Saturday, 20 September 2014

Patience is a virtue when ……

#PCOS, #lipedema, #lyphmedema, #fluid retention,

The past 6 years I’ve had some health issues and so like a good patient I visited numerous GP’s and clinicians (cardiologists, gynecologists en endocrinologists. On hindsight I realize that because of my resilience I’m able to accept my predicament. Because of my health I’ve learned to become patience. 

Two weeks ago I finally got my diagnosis and all falls into place. What angers me is that I told both the GP I had 8 years ago as the new GP I got 2 years later that I suspected that all my symptoms were most like due to my PCOS (Polycystic Ovary Syndrome). I’m posting my story to make ‘others’ more aware, what kind of symptoms people with PCOS can develop. The second reason, is to make the medical profession more alert, because once people with PCOS start to gain weight and develop edema, there is no turning back and tackle the problem. It can’t be treated, only controlled.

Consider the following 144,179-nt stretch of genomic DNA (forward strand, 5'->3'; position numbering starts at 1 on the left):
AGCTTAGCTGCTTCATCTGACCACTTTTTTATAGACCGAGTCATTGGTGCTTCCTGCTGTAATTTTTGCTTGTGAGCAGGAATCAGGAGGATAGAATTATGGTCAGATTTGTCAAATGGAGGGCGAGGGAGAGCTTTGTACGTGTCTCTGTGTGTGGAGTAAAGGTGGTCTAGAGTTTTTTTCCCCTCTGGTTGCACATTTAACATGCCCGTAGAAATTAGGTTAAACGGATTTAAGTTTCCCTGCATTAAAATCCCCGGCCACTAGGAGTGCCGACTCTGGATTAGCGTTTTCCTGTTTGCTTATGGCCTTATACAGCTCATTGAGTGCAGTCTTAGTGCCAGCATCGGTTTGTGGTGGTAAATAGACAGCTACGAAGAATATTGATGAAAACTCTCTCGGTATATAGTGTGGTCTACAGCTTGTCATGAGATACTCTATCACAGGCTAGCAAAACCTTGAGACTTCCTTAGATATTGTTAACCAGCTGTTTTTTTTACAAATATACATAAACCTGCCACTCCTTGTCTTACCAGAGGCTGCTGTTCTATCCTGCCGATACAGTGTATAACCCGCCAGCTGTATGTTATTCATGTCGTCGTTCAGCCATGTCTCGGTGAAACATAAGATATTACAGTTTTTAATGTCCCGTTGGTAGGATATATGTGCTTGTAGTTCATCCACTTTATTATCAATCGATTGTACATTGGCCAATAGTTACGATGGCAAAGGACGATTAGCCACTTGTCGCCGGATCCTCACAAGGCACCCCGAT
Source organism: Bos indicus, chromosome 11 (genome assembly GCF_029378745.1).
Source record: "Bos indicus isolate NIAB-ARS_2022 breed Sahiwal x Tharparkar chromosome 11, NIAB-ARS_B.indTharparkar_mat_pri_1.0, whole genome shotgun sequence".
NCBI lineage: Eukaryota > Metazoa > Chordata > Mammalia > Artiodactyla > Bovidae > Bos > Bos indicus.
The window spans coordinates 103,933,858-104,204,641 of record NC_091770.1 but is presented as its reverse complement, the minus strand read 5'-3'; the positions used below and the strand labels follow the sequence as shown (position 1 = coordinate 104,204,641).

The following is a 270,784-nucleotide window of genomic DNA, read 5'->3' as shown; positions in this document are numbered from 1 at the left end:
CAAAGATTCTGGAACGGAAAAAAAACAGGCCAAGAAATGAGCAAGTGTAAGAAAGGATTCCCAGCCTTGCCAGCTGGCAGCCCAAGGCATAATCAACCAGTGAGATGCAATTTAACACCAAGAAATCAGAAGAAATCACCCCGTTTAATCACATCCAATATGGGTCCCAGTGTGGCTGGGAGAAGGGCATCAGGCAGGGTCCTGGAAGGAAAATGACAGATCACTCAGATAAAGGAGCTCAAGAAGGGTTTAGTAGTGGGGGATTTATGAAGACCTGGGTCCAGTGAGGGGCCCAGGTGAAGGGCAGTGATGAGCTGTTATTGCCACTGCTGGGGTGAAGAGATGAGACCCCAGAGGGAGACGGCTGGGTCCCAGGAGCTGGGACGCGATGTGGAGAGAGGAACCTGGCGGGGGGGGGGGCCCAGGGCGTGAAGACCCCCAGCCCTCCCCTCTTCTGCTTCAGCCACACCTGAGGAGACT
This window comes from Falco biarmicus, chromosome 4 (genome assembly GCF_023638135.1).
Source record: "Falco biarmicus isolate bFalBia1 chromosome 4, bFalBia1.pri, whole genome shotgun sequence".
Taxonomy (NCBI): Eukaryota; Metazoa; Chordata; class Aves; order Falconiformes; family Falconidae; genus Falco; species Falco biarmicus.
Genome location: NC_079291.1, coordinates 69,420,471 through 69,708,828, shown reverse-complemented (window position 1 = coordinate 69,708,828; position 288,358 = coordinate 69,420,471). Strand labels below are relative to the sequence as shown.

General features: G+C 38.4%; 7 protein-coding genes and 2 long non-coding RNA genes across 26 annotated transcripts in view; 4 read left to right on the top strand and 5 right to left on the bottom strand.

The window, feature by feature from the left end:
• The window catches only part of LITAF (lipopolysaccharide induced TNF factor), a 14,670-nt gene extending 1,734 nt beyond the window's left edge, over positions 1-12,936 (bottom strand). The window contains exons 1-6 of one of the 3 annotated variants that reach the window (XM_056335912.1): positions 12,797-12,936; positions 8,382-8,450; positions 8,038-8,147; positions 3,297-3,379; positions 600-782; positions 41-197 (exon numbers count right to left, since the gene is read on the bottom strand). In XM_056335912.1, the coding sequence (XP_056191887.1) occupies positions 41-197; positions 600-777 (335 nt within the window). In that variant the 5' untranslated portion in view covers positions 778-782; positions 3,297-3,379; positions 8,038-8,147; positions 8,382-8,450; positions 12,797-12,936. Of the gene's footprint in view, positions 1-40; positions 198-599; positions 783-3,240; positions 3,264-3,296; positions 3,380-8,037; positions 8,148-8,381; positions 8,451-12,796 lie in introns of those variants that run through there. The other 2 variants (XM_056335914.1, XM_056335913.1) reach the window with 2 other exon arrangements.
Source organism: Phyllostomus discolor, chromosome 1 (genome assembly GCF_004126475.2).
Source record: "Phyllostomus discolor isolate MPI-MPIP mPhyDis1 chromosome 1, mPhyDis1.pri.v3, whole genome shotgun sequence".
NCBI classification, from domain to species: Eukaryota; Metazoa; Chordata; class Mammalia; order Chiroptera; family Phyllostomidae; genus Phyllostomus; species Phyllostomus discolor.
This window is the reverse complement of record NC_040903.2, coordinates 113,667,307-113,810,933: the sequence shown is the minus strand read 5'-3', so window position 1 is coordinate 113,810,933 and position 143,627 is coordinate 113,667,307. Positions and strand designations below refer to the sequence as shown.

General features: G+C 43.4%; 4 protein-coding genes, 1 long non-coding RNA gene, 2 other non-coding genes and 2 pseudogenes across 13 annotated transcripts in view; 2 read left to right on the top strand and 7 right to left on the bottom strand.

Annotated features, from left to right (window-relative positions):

I have dealt with the diagnosis PCOS since my 16th. At that time it was most commonly known as Stein-Leventhal syndrome. It is amazing to realize that in the past 34 years the medical profession has gained any more insight in the cause and only by trial and error they are finding treatments to control the situation. But nothing has been developed to treat it.